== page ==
Franca Scagnetti was born on May 17, 1924 in Rome, Lazio, Italy. The middle-aged housewife, was discovered on the streets of Trastevere in Rome by theatrical impresario Metellus Gambini. Together with the latter she appeared in the film “Trastevere Fausto Tozzi” (1971). She then started to be active in the theater first as an actress first, and then the cinema, as a character actress, in the first half of the seventies.
Her appearances in films such as “Lo scopone scientifico” (1972), by Luigi Comencini, “Even Angels Eat Beans (1973), by Enzo Barboni, Dario Argento's “Suspiria” (1977), “Casotto” (1977) by Sergio Citti and “Pasolini, an Italian Crime” (1995) by Marco Tullio Giordana, are some of the best known among the large group of Italian films she was active in at that time.
Constantly active in television, Scagnetti also appeared in the drama of great success, as “I ragazzi della 3ª C” (1987), “Giallo, Casa Vianello” (1997), “Le ragazze di Piazza di Spagna” (1998) and “Un medico in famiglia” (1999).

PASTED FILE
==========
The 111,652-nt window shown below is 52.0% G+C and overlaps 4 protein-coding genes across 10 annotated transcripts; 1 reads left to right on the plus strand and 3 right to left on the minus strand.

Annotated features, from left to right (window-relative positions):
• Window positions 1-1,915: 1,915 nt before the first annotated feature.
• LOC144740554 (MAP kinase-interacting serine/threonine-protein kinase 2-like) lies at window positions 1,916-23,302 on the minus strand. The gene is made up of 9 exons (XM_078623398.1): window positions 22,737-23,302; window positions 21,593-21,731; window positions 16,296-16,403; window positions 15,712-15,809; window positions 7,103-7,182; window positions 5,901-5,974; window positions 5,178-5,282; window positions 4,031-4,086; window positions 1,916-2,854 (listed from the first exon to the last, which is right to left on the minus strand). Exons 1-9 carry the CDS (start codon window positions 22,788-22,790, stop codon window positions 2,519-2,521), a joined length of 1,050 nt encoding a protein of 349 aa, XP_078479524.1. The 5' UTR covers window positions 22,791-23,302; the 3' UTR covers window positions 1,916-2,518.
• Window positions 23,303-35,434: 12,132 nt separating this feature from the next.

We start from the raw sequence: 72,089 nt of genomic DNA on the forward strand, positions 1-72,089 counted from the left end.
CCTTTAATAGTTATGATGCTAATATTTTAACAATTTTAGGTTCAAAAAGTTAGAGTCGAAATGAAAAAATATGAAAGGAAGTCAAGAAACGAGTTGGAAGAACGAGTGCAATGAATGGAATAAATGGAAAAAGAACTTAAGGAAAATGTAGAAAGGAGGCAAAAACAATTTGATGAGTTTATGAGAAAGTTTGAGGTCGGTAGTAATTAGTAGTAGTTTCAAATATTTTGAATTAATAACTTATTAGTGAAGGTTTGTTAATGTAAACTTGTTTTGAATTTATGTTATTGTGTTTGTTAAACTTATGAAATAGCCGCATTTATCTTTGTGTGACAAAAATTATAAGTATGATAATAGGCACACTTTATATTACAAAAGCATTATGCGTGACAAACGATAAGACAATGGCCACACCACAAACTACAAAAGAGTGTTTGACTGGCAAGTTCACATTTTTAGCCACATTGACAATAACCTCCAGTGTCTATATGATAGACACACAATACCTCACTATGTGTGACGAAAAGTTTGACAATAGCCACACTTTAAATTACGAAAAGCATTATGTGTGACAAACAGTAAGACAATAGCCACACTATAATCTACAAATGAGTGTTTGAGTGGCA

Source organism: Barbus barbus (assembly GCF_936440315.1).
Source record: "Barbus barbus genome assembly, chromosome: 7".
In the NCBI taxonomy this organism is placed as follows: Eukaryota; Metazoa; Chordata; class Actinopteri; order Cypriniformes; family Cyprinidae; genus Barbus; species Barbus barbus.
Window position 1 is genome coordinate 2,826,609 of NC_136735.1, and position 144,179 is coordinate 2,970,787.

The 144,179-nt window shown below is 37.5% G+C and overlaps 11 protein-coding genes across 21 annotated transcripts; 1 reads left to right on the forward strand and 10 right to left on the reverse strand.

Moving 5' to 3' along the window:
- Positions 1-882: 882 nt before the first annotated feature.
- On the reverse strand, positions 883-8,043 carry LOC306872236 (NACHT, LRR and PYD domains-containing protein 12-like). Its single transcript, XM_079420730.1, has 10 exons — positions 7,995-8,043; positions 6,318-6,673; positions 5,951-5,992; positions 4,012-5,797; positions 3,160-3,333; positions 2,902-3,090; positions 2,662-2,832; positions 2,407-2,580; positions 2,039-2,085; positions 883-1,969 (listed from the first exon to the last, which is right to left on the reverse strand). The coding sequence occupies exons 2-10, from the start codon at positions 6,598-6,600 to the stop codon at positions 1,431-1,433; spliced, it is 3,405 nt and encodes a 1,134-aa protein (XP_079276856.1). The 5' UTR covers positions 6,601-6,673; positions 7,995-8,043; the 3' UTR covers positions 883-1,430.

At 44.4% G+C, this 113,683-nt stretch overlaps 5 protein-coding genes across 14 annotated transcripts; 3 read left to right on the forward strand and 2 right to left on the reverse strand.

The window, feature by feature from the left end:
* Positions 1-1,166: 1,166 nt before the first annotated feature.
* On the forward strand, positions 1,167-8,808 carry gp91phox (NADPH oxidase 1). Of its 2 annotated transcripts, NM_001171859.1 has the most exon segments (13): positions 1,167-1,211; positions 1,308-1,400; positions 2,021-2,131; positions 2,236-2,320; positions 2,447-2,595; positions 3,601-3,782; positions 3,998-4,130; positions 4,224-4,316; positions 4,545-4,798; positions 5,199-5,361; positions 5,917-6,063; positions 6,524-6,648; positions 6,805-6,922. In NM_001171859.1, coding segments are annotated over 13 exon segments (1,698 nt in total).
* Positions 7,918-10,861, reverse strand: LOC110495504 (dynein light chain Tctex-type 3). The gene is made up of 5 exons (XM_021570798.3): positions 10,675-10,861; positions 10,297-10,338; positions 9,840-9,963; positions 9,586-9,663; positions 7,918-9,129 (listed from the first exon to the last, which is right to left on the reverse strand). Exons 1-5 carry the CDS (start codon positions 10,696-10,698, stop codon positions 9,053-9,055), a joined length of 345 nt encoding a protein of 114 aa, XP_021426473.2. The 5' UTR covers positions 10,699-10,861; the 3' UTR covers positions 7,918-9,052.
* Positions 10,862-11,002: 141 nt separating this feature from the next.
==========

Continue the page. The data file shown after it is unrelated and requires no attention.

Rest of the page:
Over time, she was more and more loved and appreciated for her spontaneity and sympathy typically Romanesque, and was affectionately nicknamed "Mamma Roma".
In 1995, she appeared as a guest in an episode of “Domenica In”, complaining, crying, about her long absence from the stage and emphasizing the need to work. According to some newspapers, who wrote her obituary when she died, she had appeared in more than five hundred films. In a 1987 interview she claimed to have participated in 625 movies. Among which only two were Euro-westerns: “Hey Amigo, to Your Death” (1970) as Nathaniel’s wife and “Once Upon a Time in the Wild Wild West” (1973) as Ma.
Franca Scagnetti died at the age of seventy-five in Rome, as a result of an incurable disease on
November 1, 1999.
Today we remember Franca Sagnetti on what would have been her 90th birthday.